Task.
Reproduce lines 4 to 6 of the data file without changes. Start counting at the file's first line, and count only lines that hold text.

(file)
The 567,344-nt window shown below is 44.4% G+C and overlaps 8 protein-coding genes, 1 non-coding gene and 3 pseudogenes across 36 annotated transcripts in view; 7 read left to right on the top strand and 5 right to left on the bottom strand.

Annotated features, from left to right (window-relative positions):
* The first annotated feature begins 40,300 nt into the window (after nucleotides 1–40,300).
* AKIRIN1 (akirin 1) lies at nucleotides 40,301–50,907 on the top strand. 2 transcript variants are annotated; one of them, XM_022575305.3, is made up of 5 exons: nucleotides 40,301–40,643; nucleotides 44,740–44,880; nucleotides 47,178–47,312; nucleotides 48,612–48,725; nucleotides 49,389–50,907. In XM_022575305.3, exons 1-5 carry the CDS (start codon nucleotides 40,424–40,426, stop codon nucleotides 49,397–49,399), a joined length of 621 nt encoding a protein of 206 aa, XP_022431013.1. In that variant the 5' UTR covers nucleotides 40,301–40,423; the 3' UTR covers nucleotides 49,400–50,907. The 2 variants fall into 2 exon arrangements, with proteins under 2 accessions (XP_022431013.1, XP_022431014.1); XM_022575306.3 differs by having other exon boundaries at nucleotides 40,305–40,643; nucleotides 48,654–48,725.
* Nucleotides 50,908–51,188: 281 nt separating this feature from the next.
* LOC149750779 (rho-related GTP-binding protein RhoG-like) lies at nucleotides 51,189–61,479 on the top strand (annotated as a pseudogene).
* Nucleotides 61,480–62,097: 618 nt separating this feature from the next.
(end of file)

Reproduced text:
* AKIRIN1 (akirin 1) lies at nucleotides 40,301–50,907 on the top strand. 2 transcript variants are annotated; one of them, XM_022575305.3, is made up of 5 exons: nucleotides 40,301–40,643; nucleotides 44,740–44,880; nucleotides 47,178–47,312; nucleotides 48,612–48,725; nucleotides 49,389–50,907. In XM_022575305.3, exons 1-5 carry the CDS (start codon nucleotides 40,424–40,426, stop codon nucleotides 49,397–49,399), a joined length of 621 nt encoding a protein of 206 aa, XP_022431013.1. In that variant the 5' UTR covers nucleotides 40,301–40,423; the 3' UTR covers nucleotides 49,400–50,907. The 2 variants fall into 2 exon arrangements, with proteins under 2 accessions (XP_022431013.1, XP_022431014.1); XM_022575306.3 differs by having other exon boundaries at nucleotides 40,305–40,643; nucleotides 48,654–48,725.
* Nucleotides 50,908–51,188: 281 nt separating this feature from the next.
* LOC149750779 (rho-related GTP-binding protein RhoG-like) lies at nucleotides 51,189–61,479 on the top strand (annotated as a pseudogene).